“Ibid.” is the abbreviation of the Latin word ibidem, meaning “in the same place,” but this show of works by 17 artists, located in 10 cathedrallike, quite brutal garages belonging to a disused 19th-century brewery, was not in the same place as its predecessor, a show of the same name which was held a year ago in a likewise abandoned, almost preindustrial old building once used for the production of linseed oil. The choice of name, however, made clear the intertextual relationship not only between the works of art on display but between the two exhibitions. “Ibid.” pointed back to P.S. 1’s inaugural show, “Rooms,” in New York in 1976, whose function as paradigm could not be disregarded—particularly when one contributor to “Rooms” was included in each of the “Ibid.” shows, last year Richard Nonas, this year Susan Weil.

“Rooms” was marked, as Rosalind Krauss has pointed out, by an interest in the type of uncoded signs that constitute “trace character,” or “index,” within a specific site. The driving force underlying this interest was the dream of capturing the presence of the building and forcing it into the field of the work within it. Linked to this dream was the hope of suggesting, through careful maneuvers, the language of crumbling brick and corroded girders, and by extension the Ur-language of matter. It may have been the nostalgic trap of this “Heideggerian hope,” as Jacques Derrida would call it, that made the contributors to the second edition of the “Ibid.” project shift the emphasis slightly. An installation by Jan Håfström, one of the initiators of “Ibid.,” was a key work in this respect. Along a third of the hundred-foot-long wall of his space extended a black painting whose system of individually painted squares related structurally to the bricks in the wall. Leaning against the opposite wall, surrounded by fragmentary brickwork that appeared both to belong to and to disengage from the building, stood another long painting, this one gray black. It was supported by a series of thin staffs placed a foot apart from each other, which divided it into narrow spaces and gave it the character of a fence. The installation’s interest in environment and context were obvious, yet they became less significant as one looked at the work, when words painted on the wall—“Barricade,” “The Communards,” “La Commune de Paris”—imparted an entirely new character to these formally postminimal works. Håfström grafted history painting saturated with meaning onto his postminimal stock, resulting in a remarkable abstract installation about the barricades of the Paris Commune and the narrow last room of the executed Communards.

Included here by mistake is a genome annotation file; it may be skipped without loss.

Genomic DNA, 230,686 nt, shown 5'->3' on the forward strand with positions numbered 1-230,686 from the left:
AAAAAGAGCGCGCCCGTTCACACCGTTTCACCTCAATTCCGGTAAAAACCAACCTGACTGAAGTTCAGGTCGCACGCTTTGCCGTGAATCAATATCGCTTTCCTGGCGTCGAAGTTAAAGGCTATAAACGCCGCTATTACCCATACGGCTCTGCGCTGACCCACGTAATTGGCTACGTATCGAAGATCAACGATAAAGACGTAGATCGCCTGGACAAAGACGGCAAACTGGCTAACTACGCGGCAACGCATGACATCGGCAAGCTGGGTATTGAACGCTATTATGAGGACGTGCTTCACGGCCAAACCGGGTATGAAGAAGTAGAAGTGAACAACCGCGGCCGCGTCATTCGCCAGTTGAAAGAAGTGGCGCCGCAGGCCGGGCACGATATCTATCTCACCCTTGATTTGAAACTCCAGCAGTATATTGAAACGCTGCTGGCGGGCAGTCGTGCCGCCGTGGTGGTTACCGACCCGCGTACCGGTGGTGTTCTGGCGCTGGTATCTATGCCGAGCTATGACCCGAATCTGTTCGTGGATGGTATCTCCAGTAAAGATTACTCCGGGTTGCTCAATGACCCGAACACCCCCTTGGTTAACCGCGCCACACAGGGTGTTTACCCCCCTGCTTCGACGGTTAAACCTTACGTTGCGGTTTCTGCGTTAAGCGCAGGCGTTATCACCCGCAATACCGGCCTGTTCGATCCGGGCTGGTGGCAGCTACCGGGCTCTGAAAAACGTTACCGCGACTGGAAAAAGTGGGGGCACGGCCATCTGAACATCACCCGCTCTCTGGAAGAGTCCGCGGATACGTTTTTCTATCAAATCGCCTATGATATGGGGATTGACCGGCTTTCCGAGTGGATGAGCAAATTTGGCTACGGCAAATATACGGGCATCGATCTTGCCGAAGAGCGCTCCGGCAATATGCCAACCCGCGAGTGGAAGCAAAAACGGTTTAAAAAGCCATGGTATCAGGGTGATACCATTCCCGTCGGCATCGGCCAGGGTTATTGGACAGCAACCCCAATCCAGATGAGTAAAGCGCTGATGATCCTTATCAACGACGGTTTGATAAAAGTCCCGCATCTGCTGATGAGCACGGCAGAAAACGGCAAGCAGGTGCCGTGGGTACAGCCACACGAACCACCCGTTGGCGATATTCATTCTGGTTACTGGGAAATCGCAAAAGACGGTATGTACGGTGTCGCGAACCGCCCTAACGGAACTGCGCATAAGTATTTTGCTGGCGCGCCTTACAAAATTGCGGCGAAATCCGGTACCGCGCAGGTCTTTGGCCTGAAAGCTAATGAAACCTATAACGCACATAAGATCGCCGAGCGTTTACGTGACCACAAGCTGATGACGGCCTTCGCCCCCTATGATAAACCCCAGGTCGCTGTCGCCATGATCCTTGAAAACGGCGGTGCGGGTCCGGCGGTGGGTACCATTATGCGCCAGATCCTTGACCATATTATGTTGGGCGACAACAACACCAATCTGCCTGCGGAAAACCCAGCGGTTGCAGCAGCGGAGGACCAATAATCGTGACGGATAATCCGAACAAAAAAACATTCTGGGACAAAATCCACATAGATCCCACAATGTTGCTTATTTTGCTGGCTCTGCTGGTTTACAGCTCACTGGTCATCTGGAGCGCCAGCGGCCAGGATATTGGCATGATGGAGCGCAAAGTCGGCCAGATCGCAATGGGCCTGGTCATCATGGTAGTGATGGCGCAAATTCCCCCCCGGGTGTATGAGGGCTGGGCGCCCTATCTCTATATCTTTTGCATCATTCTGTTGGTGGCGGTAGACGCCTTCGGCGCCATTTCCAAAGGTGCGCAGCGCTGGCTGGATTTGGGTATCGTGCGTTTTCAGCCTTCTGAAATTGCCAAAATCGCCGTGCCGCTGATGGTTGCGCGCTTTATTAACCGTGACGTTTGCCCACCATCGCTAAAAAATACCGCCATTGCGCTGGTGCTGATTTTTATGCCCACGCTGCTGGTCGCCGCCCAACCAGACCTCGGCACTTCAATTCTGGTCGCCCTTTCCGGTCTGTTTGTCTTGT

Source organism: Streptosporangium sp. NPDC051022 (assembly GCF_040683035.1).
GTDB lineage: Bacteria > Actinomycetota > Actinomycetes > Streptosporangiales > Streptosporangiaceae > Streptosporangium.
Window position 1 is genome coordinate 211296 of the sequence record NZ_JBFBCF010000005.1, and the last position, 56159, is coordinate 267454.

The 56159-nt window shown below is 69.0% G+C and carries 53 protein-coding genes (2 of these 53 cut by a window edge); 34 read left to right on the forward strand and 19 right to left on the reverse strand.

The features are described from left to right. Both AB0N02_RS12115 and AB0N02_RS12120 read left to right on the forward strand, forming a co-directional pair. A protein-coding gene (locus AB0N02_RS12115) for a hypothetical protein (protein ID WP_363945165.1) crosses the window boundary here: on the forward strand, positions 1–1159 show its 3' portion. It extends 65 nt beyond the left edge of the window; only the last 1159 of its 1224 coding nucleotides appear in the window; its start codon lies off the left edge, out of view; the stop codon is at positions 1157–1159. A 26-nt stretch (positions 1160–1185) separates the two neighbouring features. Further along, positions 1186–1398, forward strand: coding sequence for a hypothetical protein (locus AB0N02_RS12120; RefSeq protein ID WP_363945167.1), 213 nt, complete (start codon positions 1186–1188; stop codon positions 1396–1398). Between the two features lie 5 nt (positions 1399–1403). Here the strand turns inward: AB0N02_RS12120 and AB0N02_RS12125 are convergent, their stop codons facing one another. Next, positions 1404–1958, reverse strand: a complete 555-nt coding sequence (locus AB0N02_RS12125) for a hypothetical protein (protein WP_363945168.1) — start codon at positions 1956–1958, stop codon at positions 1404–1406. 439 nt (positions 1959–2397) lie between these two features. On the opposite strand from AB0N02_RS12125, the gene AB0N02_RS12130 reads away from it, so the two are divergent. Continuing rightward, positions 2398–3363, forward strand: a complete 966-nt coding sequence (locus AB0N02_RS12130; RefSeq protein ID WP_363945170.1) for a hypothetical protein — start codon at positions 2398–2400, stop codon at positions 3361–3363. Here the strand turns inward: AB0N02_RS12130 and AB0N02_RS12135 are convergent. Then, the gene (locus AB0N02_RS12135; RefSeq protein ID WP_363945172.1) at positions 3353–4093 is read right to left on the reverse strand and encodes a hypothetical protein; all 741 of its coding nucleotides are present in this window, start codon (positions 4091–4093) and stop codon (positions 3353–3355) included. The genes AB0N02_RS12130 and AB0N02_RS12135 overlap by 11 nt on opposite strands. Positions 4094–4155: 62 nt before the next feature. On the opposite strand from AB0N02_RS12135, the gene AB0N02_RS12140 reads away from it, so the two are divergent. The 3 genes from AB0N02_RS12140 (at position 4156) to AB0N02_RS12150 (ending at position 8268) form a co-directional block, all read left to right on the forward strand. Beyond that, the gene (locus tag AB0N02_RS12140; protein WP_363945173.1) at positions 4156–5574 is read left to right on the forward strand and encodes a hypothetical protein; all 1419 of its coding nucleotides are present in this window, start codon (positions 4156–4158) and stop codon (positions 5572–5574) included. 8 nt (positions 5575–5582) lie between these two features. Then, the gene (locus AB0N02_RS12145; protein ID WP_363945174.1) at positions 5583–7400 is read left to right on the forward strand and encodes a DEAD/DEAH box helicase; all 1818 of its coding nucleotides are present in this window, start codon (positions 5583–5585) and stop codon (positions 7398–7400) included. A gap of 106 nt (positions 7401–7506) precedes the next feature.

The interest in grafting served as a uniting link among the superficially heterogeneous contributors to “Ibid.” to an even greater extent than the fascination with contextual signs. To be more precise, the work here joined an intensely felt European heritage to the American tradition as it appears from this horizon. Despite their strictly minimal form, Håkan Rehnberg’s objects of oil and wax on iron are a sort of abstract embodiment of Greek myth, its spatial and textual structures alone remaining. A related attitude is displayed in Lars Nilsson’s canvases and in Johan Scott’s wax paintings on aeruginous copper.

These artists, along with such other exhibitors as Bård Breivik, Björn Lövin, and Sivert Lindblom, employ a minimal or postminimal grafting stock. The most provocative grafting operation, however, occurred in a post-Modernist project: in Ola Billgren’s eight large square paintings the American, often mass-culture-oriented, deconstructivist practice was united with an investigation into the textual character of the European Romantic and Symbolist painterly tradition. A disinterested heat emanated from this work in the rhetorical field of painting.

Lars Nittve

Translated from the Swedish by Lars-Håkan Svensson.